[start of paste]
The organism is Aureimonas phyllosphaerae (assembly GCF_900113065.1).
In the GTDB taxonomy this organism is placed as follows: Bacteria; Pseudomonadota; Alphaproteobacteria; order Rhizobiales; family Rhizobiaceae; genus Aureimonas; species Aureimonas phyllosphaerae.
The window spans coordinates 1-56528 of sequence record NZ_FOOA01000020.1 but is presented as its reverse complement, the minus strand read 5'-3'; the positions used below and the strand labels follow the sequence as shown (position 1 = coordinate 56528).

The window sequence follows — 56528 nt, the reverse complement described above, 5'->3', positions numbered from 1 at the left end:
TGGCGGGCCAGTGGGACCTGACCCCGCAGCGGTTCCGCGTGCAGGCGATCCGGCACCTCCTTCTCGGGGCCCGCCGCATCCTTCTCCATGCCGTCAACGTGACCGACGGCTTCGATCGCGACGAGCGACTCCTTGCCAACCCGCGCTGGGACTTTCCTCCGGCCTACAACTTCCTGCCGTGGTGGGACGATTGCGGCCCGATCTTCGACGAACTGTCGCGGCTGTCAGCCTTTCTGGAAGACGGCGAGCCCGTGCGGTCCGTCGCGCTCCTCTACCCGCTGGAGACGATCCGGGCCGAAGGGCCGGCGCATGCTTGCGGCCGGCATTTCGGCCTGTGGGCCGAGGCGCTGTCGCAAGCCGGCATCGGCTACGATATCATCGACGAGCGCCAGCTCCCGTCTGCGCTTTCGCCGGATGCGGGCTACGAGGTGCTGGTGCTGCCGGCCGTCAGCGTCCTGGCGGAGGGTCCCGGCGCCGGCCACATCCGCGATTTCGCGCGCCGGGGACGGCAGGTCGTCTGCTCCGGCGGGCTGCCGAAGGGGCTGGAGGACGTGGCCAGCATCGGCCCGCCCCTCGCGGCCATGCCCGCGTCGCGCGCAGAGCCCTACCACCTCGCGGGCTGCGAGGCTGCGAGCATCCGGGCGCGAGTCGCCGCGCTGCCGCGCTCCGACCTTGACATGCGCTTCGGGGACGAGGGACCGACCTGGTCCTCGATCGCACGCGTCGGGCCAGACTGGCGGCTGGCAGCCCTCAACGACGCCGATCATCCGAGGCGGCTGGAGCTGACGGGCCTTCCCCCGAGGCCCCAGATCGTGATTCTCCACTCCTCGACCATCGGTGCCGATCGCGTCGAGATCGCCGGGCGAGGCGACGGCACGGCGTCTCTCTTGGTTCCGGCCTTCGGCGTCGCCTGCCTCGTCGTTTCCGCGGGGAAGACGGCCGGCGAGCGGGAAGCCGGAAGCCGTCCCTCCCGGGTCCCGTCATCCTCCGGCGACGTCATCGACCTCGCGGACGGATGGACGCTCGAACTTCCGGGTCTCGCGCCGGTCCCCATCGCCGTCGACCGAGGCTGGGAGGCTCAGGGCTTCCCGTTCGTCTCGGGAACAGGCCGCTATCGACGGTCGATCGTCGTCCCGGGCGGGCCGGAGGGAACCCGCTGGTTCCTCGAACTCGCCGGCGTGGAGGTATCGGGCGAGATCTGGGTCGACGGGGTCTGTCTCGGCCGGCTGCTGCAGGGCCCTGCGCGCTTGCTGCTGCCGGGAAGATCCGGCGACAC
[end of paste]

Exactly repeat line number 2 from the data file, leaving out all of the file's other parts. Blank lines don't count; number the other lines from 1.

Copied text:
In the GTDB taxonomy this organism is placed as follows: Bacteria; Pseudomonadota; Alphaproteobacteria; order Rhizobiales; family Rhizobiaceae; genus Aureimonas; species Aureimonas phyllosphaerae.